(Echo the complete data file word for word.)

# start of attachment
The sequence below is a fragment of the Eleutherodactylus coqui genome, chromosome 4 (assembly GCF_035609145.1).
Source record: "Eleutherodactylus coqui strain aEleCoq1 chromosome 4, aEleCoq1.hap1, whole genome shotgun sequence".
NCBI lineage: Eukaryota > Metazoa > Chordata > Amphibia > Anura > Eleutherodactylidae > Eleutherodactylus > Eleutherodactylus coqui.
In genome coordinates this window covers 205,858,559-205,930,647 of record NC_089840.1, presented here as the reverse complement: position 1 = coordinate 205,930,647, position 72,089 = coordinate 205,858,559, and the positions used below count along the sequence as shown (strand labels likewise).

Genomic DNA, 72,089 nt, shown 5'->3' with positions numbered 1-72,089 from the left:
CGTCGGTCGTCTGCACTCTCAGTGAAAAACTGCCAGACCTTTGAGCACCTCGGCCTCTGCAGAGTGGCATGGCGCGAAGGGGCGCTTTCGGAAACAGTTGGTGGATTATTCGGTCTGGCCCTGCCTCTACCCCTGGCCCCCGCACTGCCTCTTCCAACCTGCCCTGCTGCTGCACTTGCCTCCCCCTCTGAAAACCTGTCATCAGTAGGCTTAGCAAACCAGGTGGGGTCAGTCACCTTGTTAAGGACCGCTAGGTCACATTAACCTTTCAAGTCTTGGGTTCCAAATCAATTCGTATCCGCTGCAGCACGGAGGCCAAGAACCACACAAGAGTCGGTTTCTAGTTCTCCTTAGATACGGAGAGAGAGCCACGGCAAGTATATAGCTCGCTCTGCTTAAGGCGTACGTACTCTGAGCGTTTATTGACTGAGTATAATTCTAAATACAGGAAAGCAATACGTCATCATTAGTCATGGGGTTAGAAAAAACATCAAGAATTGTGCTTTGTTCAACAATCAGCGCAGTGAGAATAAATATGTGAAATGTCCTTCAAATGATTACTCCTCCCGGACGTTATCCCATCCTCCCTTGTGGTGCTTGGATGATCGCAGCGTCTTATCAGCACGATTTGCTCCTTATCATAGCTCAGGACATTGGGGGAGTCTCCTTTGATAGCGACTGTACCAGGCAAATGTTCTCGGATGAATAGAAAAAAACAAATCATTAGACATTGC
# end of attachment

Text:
The sequence below is a fragment of the Eleutherodactylus coqui genome, chromosome 4 (assembly GCF_035609145.1).
Source record: "Eleutherodactylus coqui strain aEleCoq1 chromosome 4, aEleCoq1.hap1, whole genome shotgun sequence".
NCBI lineage: Eukaryota > Metazoa > Chordata > Amphibia > Anura > Eleutherodactylidae > Eleutherodactylus > Eleutherodactylus coqui.
In genome coordinates this window covers 205,858,559-205,930,647 of record NC_089840.1, presented here as the reverse complement: position 1 = coordinate 205,930,647, position 72,089 = coordinate 205,858,559, and the positions used below count along the sequence as shown (strand labels likewise).

Genomic DNA, 72,089 nt, shown 5'->3' with positions numbered 1-72,089 from the left:
CGTCGGTCGTCTGCACTCTCAGTGAAAAACTGCCAGACCTTTGAGCACCTCGGCCTCTGCAGAGTGGCATGGCGCGAAGGGGCGCTTTCGGAAACAGTTGGTGGATTATTCGGTCTGGCCCTGCCTCTACCCCTGGCCCCCGCACTGCCTCTTCCAACCTGCCCTGCTGCTGCACTTGCCTCCCCCTCTGAAAACCTGTCATCAGTAGGCTTAGCAAACCAGGTGGGGTCAGTCACCTTGTTAAGGACCGCTAGGTCACATTAACCTTTCAAGTCTTGGGTTCCAAATCAATTCGTATCCGCTGCAGCACGGAGGCCAAGAACCACACAAGAGTCGGTTTCTAGTTCTCCTTAGATACGGAGAGAGAGCCACGGCAAGTATATAGCTCGCTCTGCTTAAGGCGTACGTACTCTGAGCGTTTATTGACTGAGTATAATTCTAAATACAGGAAAGCAATACGTCATCATTAGTCATGGGGTTAGAAAAAACATCAAGAATTGTGCTTTGTTCAACAATCAGCGCAGTGAGAATAAATATGTGAAATGTCCTTCAAATGATTACTCCTCCCGGACGTTATCCCATCCTCCCTTGTGGTGCTTGGATGATCGCAGCGTCTTATCAGCACGATTTGCTCCTTATCATAGCTCAGGACATTGGGGGAGTCTCCTTTGATAGCGACTGTACCAGGCAAATGTTCTCGGATGAATAGAAAAAAACAAATCATTAGACATTGC